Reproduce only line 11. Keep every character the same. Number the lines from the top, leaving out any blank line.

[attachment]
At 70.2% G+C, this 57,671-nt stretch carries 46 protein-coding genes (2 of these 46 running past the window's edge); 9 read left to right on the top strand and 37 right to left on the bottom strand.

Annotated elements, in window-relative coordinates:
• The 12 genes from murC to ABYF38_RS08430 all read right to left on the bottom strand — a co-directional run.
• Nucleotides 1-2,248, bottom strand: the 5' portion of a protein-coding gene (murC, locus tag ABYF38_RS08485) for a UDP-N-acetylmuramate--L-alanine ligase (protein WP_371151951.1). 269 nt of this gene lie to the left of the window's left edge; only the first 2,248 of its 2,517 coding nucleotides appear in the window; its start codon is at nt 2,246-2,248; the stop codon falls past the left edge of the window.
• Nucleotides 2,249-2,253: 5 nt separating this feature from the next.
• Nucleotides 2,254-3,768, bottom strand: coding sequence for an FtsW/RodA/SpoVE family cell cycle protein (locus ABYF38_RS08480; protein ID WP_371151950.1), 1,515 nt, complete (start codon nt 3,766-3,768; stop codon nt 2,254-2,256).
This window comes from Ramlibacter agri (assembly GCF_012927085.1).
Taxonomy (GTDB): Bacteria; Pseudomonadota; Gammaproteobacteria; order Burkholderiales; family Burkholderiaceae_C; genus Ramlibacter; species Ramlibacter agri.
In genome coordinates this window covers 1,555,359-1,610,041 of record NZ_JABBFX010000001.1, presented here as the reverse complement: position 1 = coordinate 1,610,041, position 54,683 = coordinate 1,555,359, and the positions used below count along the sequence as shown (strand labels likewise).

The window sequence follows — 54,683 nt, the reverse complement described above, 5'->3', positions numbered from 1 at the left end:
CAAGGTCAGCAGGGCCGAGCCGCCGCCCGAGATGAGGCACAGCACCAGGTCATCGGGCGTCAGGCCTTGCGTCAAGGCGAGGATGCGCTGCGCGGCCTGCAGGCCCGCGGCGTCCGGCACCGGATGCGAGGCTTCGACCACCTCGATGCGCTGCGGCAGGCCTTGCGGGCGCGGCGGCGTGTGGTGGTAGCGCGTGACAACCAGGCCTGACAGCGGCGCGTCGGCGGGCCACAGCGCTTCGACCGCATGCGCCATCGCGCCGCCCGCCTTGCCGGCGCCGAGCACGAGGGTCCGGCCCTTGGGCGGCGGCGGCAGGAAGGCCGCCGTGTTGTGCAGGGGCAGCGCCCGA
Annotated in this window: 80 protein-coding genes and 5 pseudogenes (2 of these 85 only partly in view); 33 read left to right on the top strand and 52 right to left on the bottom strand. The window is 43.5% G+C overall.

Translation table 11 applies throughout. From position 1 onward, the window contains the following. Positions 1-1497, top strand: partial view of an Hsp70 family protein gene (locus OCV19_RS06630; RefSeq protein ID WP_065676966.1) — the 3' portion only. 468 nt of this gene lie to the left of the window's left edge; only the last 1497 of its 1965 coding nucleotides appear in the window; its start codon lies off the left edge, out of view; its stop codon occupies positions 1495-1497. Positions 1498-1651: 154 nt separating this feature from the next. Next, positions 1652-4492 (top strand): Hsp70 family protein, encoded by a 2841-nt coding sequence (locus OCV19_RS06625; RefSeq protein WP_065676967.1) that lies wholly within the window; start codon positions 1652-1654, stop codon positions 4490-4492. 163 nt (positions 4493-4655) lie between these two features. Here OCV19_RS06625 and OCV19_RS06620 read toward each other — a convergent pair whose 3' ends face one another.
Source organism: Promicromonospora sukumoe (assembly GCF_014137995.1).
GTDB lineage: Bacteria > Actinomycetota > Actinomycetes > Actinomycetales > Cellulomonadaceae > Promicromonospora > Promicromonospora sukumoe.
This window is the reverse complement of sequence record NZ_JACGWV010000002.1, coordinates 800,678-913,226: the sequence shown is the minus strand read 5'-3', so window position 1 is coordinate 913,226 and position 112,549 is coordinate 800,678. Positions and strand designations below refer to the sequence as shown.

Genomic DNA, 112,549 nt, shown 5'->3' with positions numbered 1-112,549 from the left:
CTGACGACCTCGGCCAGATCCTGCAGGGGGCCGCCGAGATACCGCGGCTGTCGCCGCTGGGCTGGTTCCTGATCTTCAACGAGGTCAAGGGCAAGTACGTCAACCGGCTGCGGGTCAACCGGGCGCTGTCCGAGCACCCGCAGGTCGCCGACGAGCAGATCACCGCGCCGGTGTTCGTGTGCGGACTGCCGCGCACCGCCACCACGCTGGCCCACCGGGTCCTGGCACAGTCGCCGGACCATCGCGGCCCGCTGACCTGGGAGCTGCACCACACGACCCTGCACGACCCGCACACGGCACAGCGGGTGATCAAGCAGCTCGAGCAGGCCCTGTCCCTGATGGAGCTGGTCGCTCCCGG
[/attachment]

CAAGGTCAGCAGGGCCGAGCCGCCGCCCGAGATGAGGCACAGCACCAGGTCATCGGGCGTCAGGCCTTGCGTCAAGGCGAGGATGCGCTGCGCGGCCTGCAGGCCCGCGGCGTCCGGCACCGGATGCGAGGCTTCGACCACCTCGATGCGCTGCGGCAGGCCTTGCGGGCGCGGCGGCGTGTGGTGGTAGCGCGTGACAACCAGGCCTGACAGCGGCGCGTCGGCGGGCCACAGCGCTTCGACCGCATGCGCCATCGCGCCGCCCGCCTTGCCGGCGCCGAGCACGAGGGTCCGGCCCTTGGGCGGCGGCGGCAGGAAGGCCGCCGTGTTGTGCAGGGGCAGCGCCCGA